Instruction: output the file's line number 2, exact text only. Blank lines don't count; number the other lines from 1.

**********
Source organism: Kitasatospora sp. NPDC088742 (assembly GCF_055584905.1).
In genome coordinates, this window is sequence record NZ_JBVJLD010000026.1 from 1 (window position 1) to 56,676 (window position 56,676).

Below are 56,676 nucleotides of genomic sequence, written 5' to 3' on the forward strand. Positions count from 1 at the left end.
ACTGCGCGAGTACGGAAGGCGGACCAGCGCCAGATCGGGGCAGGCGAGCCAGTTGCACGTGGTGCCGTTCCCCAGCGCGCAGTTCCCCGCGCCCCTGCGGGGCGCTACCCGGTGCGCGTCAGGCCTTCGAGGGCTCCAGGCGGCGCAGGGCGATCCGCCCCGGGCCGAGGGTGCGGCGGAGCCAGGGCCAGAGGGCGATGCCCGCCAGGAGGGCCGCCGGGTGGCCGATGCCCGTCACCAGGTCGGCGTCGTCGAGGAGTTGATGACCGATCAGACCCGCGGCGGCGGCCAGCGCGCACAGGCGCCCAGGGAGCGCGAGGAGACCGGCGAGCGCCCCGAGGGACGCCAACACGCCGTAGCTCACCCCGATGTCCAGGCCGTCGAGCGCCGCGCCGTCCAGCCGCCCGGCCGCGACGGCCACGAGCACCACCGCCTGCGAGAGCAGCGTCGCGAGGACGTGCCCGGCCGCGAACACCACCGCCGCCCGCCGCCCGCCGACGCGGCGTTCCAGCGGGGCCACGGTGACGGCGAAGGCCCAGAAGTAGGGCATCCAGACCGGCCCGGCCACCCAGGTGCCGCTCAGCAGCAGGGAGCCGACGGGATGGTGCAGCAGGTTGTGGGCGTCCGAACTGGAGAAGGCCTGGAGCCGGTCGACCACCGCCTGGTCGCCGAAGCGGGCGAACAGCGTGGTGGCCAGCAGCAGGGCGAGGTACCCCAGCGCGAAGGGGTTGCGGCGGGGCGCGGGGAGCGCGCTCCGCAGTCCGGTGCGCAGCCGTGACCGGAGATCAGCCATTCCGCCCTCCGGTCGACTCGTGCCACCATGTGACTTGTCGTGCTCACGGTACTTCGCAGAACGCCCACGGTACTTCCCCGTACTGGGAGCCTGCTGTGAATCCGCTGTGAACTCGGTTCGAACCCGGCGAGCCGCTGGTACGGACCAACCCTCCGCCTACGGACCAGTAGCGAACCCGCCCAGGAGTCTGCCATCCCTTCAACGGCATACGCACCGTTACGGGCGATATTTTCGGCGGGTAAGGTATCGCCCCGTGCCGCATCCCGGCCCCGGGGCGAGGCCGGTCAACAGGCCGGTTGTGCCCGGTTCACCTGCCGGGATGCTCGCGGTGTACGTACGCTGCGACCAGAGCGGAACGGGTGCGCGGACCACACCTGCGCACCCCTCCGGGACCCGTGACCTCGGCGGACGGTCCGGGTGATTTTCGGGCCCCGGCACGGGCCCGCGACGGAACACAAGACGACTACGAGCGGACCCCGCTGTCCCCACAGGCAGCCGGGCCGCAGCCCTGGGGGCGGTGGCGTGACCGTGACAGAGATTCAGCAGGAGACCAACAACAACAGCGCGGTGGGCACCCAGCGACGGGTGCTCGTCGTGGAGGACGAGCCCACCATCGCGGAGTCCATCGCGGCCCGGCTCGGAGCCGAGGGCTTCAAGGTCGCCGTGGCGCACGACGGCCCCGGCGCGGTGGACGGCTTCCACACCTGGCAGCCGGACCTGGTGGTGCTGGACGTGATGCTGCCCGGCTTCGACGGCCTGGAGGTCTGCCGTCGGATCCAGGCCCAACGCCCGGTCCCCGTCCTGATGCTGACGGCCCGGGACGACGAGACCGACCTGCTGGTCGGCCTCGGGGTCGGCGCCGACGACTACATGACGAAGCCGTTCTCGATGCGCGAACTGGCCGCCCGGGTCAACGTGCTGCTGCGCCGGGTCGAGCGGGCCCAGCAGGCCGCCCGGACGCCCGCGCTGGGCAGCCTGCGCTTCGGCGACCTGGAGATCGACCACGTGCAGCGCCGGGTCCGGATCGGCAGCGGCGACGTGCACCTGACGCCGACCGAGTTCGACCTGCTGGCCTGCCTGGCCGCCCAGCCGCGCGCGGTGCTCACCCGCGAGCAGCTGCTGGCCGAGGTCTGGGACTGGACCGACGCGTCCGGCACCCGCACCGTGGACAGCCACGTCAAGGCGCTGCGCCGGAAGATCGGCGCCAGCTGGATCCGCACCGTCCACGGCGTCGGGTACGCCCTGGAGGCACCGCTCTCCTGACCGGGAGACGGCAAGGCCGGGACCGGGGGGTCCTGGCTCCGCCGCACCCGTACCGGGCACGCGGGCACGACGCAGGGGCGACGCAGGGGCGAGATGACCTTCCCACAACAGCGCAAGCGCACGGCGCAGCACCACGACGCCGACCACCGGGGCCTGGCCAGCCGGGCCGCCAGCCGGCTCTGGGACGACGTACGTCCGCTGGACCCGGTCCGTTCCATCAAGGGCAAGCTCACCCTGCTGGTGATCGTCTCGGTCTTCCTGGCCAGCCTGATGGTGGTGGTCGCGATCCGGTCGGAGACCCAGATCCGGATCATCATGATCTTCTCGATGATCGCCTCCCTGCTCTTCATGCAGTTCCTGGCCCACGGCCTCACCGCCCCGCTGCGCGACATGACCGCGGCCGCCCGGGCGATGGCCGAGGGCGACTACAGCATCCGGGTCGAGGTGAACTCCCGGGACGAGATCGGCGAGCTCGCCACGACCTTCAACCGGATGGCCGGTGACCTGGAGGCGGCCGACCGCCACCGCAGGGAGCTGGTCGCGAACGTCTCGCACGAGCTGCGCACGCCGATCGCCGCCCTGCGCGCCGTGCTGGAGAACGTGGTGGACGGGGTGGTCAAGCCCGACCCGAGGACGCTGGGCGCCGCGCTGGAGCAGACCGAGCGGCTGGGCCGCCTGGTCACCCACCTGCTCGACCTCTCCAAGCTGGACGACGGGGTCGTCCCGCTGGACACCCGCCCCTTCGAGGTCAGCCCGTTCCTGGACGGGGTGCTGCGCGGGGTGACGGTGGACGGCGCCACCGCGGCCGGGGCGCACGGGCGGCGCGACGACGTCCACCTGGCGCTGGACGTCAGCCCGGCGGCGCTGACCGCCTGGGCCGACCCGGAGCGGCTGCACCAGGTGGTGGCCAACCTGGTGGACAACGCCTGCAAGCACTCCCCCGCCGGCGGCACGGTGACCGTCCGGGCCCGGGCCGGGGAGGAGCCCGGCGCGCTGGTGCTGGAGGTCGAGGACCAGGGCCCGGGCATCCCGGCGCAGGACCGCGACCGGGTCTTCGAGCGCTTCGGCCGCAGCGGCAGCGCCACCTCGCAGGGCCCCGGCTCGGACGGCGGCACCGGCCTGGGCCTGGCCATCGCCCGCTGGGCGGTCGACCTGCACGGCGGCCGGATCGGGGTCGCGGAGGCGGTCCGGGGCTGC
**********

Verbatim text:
In genome coordinates, this window is sequence record NZ_JBVJLD010000026.1 from 1 (window position 1) to 56,676 (window position 56,676).